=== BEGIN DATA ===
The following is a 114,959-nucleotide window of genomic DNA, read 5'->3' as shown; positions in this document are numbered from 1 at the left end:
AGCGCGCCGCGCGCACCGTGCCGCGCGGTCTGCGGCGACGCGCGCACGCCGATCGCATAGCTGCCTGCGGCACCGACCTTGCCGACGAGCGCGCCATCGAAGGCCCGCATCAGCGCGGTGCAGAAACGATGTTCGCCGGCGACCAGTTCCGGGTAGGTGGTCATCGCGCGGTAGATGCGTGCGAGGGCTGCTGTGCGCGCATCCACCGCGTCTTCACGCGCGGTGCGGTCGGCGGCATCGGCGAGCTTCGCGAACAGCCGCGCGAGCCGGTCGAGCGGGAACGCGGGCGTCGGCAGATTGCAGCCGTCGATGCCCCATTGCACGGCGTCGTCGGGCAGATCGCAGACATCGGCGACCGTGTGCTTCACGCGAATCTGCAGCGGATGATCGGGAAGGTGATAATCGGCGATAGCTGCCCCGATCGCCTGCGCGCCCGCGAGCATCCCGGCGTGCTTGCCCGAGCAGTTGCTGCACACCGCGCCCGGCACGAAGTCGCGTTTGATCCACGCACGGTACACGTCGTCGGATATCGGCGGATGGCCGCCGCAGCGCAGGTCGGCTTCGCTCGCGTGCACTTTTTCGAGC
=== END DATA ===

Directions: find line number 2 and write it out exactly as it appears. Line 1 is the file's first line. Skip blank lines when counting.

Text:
AGCGCGCCGCGCGCACCGTGCCGCGCGGTCTGCGGCGACGCGCGCACGCCGATCGCATAGCTGCCTGCGGCACCGACCTTGCCGACGAGCGCGCCATCGAAGGCCCGCATCAGCGCGGTGCAGAAACGATGTTCGCCGGCGACCAGTTCCGGGTAGGTGGTCATCGCGCGGTAGATGCGTGCGAGGGCTGCTGTGCGCGCATCCACCGCGTCTTCACGCGCGGTGCGGTCGGCGGCATCGGCGAGCTTCGCGAACAGCCGCGCGAGCCGGTCGAGCGGGAACGCGGGCGTCGGCAGATTGCAGCCGTCGATGCCCCATTGCACGGCGTCGTCGGGCAGATCGCAGACATCGGCGACCGTGTGCTTCACGCGAATCTGCAGCGGATGATCGGGAAGGTGATAATCGGCGATAGCTGCCCCGATCGCCTGCGCGCCCGCGAGCATCCCGGCGTGCTTGCCCGAGCAGTTGCTGCACACCGCGCCCGGCACGAAGTCGCGTTTGATCCACGCACGGTACACGTCGTCGGATATCGGCGGATGGCCGCCGCAGCGCAGGTCGGCTTCGCTCGCGTGCACTTTTTCGAGC